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 2009-05-16, 15:33 #1 flouran     Dec 2008 72·17 Posts LaTeX Typesetting Question In LaTeX, to say that a is congruent to 1 (mod b), I use the \equiv command as such: $a \equiv 1 \pmod b$. However, what is the LaTeX command for a is *not* congruent to 1 (mod b)? I thought it would be \nequiv, but it isn't. Also, to show that a | b in LaTeX, I use the pipe symbol. What is the LaTeX command for a is *not* a divisor of b?
 2009-05-16, 16:02 #2 Mini-Geek Account Deleted     "Tim Sorbera" Aug 2006 San Antonio, TX USA 2·3·23·31 Posts $\not\equiv \not|$ Code: \not\equiv \not| Or: $\cancel\equiv \cancel|$ Code: \cancel\equiv \cancel| http://www.mersenneforum.org/mimetex.htm#not I think the difference is that \cancel can be used on any arbitrary thing, while \not is only for single characters like \equiv, |, or 3. Not entirely sure about that, but it seems right from a quick test. Last fiddled with by Mini-Geek on 2009-05-16 at 16:07
 2009-05-16, 16:18 #3 flouran     Dec 2008 83310 Posts Code: \not\equiv worked for me, but Code: \not| fails. I think that there is a command for the divisor (let's call it \cmd), and thus the code would be \not\cmd. I'll look into it more. I'll post back in a few minutes (or not) when I find it.
 2009-05-16, 16:20 #4 Zeta-Flux     May 2003 7·13·17 Posts I use \nmid, for not divides.
2009-05-16, 16:24   #5
flouran

Dec 2008

72·17 Posts

Quote:
 Originally Posted by Zeta-Flux I use \nmid, for not divides.
That works!

 2009-05-16, 21:19 #6 flouran     Dec 2008 83310 Posts In LaTeX, equations are autonumbered as (1), (2), (3),..., and so on. How do I make it such that every equation is labeled as such: (a.b.c) a = section number b = subsection number c = equation number within subsection For instance, the 5th equation in the 2nd subsection of the 3rd section should be labeled as (3.2.5). I "googled" it, and it says I have to put Code: \numberwithin{equation}{subsection} in the preamble, but that doesn't quite do the trick.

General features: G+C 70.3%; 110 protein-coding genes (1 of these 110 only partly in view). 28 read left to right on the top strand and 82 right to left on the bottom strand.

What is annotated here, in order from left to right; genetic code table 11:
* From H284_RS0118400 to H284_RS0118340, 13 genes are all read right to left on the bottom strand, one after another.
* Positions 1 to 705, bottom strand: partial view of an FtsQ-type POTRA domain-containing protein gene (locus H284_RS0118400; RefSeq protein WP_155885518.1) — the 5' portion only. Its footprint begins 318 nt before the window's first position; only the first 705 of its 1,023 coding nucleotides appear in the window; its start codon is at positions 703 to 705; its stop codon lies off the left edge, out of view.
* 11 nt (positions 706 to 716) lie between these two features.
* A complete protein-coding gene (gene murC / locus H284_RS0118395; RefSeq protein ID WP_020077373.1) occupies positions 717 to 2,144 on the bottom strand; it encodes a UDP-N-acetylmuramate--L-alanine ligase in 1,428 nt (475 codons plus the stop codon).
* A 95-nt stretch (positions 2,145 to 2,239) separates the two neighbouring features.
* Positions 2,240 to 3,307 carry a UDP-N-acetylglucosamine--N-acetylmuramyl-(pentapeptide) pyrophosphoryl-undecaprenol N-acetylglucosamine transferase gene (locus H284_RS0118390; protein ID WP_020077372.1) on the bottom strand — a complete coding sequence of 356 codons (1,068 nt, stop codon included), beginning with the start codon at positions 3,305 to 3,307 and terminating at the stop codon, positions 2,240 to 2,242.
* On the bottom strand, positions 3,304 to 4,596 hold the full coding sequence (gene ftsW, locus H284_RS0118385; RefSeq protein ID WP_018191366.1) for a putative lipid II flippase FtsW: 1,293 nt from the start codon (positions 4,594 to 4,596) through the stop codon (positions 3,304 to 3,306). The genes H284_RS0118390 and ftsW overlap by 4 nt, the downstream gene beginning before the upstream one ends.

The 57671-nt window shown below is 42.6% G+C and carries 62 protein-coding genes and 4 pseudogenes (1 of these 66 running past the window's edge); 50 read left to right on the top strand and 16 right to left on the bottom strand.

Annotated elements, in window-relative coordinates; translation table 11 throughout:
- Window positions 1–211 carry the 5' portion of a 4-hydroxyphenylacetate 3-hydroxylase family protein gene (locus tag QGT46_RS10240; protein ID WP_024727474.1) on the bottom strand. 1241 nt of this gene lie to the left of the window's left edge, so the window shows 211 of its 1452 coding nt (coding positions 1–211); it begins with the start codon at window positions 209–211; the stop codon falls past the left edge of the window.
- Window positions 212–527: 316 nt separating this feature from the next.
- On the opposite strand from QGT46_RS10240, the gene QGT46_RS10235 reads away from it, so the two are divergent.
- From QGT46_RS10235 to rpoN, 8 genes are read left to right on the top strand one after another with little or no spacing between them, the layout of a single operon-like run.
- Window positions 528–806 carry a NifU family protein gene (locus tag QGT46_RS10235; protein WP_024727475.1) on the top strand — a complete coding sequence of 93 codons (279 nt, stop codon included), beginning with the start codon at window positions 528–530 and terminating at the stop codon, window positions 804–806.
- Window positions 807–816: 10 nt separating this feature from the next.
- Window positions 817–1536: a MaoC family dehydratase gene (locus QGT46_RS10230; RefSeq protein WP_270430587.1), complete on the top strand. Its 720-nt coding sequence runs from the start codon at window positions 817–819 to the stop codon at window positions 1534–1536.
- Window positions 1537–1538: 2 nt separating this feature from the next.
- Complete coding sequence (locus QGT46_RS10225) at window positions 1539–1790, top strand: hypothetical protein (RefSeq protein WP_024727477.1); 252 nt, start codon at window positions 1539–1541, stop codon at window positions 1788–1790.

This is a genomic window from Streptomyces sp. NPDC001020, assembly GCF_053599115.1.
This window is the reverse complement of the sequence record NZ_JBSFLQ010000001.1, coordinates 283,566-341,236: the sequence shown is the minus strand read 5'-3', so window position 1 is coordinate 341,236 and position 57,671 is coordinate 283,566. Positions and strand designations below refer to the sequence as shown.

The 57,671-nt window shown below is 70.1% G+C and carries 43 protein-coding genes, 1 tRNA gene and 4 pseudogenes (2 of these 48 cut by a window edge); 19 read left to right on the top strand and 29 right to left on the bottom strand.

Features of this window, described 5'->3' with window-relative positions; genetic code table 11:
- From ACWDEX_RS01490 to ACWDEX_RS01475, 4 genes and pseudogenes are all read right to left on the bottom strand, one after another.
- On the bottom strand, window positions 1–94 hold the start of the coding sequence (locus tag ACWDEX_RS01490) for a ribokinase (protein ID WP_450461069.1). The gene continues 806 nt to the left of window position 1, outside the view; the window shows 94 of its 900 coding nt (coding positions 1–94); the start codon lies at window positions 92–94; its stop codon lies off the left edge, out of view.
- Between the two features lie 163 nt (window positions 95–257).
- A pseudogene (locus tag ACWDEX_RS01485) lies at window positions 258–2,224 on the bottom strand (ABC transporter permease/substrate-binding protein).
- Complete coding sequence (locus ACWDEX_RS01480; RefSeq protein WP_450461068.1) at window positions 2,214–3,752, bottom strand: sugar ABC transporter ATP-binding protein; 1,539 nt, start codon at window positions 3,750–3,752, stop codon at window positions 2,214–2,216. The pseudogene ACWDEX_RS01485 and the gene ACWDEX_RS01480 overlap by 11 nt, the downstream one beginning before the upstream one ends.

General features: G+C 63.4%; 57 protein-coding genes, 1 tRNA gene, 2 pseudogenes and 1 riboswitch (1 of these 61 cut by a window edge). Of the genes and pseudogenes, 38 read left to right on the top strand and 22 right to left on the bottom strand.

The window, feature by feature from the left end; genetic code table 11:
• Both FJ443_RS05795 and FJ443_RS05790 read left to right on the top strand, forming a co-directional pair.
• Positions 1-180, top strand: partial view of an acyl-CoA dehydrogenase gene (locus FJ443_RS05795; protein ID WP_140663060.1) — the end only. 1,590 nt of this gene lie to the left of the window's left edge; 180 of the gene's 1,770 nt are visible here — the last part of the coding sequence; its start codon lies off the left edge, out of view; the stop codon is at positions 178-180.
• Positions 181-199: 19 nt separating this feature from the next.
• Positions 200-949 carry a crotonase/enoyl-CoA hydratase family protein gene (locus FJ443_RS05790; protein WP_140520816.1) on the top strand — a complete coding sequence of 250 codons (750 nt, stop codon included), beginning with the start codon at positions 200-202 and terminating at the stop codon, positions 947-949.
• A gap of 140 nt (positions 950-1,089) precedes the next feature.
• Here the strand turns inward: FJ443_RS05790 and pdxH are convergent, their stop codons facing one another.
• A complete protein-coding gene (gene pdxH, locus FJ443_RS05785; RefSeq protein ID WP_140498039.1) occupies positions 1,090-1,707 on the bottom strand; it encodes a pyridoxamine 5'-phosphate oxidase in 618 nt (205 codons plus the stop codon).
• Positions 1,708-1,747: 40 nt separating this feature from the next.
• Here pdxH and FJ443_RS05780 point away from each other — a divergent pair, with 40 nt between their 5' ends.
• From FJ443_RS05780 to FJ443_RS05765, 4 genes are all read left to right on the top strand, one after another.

2009-05-16, 21:28 #7 flouran     Dec 2008 72·17 Posts Also, I have an equation that is too long. For the sake of simplicity, let's say I have the equation, x+y=5, but that is too long. Basically, how would I do it in LaTeX such that I have, x+ y=5 In other words, how do I split an equation? Some of the guides I tried don't work....
2009-05-16, 22:02   #8
CRGreathouse

Aug 2006

598710 Posts

Quote:
 Originally Posted by flouran Also, I have an equation that is too long. For the sake of simplicity, let's say I have the equation, x+y=5, but that is too long. Basically, how would I do it in LaTeX such that I have, x+ y=5 In other words, how do I split an equation? Some of the guides I tried don't work....
I use

$\begin{split} x&=-b/2\pm\\ &\sqrt{(b/2)^2-c} \end{split}$

 2009-05-16, 22:23 #9 Zeta-Flux     May 2003 7×13×17 Posts You can also use \begin{eqnarray}\end{eqnarray}, or \begin{multline}\end{multline}, but I also like split.
2009-05-16, 22:43   #10
flouran

Dec 2008

72×17 Posts

Quote:
 Originally Posted by Zeta-Flux You can also use \begin{eqnarray}\end{eqnarray}, or \begin{multline}\end{multline}, but I also like split.
So using the multiline command, to produce the output,
x+
y=5,

I would run:
Code:
\begin{multiline}
x+ \\
y=5
\end{multiline}
??

 2009-05-16, 23:31 #11 Zeta-Flux     May 2003 7×13×17 Posts Yep, except it is multline, not multiline. (That, and I like split better, but with multline you get equation numbers for each line.) I'll attach some of the LaTeX help files I have on my computer later tonight.

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